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What Training is Required for Desktop Publishing or Graphic Design Jobs?


Question: What Training is Required for Desktop Publishing or Graphic Design Jobs?
Unlike many jobs in the computer industry, desktop publishing training and educational requirements most often take the form of non-degree courses and on-the-job training. However, recent projected changes in the job outlook (2010-2020; at least in the US) suggests that a degree may enhance your chances of landing the job.

In this FAQ:

  • Skills Needed
  • Job Titles vs. Job Descriptions
  • Critical Skills
  • Degree Advantage
  • Desktop Publishing vs. Graphic Design
Answer: While some employers may find a related degree attractive, such as in printing or graphic arts, it is not usually a prerequisite for desktop publishing. Graphic design jobs, depending on the job specifics, are more likely to require a degree or certification training. For self-employment, the ability to demonstrate your knowledge and creativity (such as through a portfolio) is more crucial to potential clients than any degrees or certificates.

Desktop Publishing Skills

Although a degree is not always required, there are still certain skills necessary to successfully compete for desktop publishing jobs — even as a freelancer. Specific software requirements will vary by employer but general skills and knowledge include advanced PC or Macintosh computer skills, basic to advanced design knowledge, prepress skills, and understanding of printing technologies. Much of this knowledge can be obtained from books, courses, and on-the-job training. A potential employer may require certification training or may simply need to see an applicant demonstrate software proficiency or other skills during a pre-employment screening.

Desktop Publishing Job Titles vs. Job Descriptions

However, it is also essential to understand what type of job you are competing for. Often the terms desktop publishing and graphic design are used interchangeably, or the job title may be completely different. If the real job is graphic design, many employers will expect more formal training. If contemplating desktop publishing or graphic design jobs, study the job descriptions and educational requirements for the types of jobs that interest you to determine if more formal education or desktop publishing training will likely be needed.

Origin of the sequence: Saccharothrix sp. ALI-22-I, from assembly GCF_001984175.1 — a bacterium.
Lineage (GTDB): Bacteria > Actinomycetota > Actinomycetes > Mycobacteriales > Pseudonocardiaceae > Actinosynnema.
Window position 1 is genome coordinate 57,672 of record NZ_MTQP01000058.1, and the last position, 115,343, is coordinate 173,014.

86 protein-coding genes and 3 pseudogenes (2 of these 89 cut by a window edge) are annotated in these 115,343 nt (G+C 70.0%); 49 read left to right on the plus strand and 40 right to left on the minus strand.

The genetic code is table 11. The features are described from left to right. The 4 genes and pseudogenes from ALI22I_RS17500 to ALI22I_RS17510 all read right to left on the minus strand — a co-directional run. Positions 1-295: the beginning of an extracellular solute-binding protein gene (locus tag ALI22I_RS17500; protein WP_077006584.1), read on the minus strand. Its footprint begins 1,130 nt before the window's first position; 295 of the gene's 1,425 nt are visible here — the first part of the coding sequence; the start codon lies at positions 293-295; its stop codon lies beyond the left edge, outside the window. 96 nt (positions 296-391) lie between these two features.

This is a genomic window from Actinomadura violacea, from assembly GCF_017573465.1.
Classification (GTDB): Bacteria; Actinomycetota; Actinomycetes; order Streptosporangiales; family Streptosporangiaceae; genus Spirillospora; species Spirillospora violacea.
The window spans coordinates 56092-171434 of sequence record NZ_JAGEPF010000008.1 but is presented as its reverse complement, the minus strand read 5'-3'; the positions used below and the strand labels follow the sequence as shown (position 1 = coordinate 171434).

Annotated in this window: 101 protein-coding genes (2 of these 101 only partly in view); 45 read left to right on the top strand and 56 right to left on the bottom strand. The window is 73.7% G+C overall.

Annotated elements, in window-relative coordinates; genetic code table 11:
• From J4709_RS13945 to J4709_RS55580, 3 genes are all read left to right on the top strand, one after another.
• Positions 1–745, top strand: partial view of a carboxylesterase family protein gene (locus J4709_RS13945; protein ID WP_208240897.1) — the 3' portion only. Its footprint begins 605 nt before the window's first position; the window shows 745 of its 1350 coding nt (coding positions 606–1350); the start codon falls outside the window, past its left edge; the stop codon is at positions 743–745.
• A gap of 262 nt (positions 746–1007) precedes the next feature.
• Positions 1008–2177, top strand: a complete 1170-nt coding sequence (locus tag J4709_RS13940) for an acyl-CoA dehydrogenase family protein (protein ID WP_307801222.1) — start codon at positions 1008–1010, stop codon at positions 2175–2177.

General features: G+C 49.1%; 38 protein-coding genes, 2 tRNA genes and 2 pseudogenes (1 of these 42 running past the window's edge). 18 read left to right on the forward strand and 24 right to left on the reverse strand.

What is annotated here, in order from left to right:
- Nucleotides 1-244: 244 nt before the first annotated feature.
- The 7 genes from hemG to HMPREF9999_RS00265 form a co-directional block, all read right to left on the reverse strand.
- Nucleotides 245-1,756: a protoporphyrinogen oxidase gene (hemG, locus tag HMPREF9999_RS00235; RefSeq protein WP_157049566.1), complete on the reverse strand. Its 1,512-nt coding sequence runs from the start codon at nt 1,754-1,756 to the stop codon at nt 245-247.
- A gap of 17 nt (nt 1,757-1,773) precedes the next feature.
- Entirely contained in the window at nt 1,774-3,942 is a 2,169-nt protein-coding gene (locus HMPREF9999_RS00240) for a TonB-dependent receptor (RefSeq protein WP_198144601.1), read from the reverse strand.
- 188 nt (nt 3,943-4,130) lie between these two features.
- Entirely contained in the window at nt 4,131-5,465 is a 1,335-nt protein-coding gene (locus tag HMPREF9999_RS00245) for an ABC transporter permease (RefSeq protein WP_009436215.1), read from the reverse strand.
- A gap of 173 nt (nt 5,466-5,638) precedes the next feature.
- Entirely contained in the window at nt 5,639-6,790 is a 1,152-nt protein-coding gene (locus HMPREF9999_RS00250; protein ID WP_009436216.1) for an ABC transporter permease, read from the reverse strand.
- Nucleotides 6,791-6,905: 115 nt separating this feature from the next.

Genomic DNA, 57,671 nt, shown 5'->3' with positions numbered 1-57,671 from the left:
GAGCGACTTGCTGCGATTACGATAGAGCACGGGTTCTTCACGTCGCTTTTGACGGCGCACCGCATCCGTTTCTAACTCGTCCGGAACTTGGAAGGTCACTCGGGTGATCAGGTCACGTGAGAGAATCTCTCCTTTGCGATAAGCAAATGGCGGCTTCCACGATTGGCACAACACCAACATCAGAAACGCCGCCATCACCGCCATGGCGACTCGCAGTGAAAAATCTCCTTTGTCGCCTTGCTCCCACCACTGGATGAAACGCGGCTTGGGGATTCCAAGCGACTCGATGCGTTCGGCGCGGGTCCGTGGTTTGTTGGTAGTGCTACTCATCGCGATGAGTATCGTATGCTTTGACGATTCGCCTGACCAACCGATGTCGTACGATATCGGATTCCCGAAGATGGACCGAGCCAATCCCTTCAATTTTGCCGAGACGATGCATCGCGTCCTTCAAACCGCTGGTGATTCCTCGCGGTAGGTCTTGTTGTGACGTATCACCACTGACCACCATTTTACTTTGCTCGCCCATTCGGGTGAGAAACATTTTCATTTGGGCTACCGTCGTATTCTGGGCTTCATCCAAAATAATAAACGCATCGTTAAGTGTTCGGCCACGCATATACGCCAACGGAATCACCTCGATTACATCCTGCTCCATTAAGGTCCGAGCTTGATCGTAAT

Critical Skills

The Bureau of Labor's Occupational Outlook Handbook lists creativity as a crucial element of all design occupations, including graphic design jobs. While those holding desktop publishing and graphic design jobs may produce much the same type of materials, desktop publishing is described more in terms of the mechanics of producing books, business cards, newsletters, and packaging. Computer skills and manual dexterity are considered critical for desktop publishing. Web design is also seen as an increasingly important part of both occupations.

Degree Advantage

A degree is a distinct advantage for employment although not absolutely necessary. For some graphic design jobs, at least a bachelor's degree may be preferred and a master's degree even more desirable. For desktop publishers, less formal education including on-the-job or vocational training is often sufficient for employment.

However, the Bureau of Labor Statistics, U.S. Department of Labor, Occupational Outlook Handbook, 2012-13 Edition, Desktop Publishers now suggests:

"Prospects will be better for those with a degree in graphic design or a related field, or for those with experience in desktop publishing. Electronic and Web-publishing expertise are increasingly in demand. Workers with a diverse range of skills, such as in graphic design, Web design, writing, and editing may have better prospects."

Desktop Publishing vs. Graphic Design Jobs

Prior to the 2012-13 edition, the Handbook suggested that desktop publishers "with more artistic talent and further education may find opportunities in graphic design or commercial art" making a definite distinction between the fields — based on education and creativity. For the most part, desktop publishers were seen as replacements for compositors and typesetters, taking over traditional methods of prepress work using their computers and software. As of 2012, desktop publishing is seen as a skill required for today's graphic designers, Web designers, and copy editors.

Since 2010 desktop publishing jobs are on the decline. However, while employers may not be looking for desktop publishers, they are looking for employees with desktop publishing skills for all their other job openings.

Material in this FAQ comes directly or indirectly from various editions of the Bureau of Labor Statistics Occupational Outlook Handbook and these previous articles at About Desktop Publishing:
Desktop Publishing Outlook Through 2010
Desktop Publishing Outlook Through 2016
Desktop Publishing and Graphic Design Job Outlook 2010-2011
Find Desktop Publishing or Graphic Design Jobs

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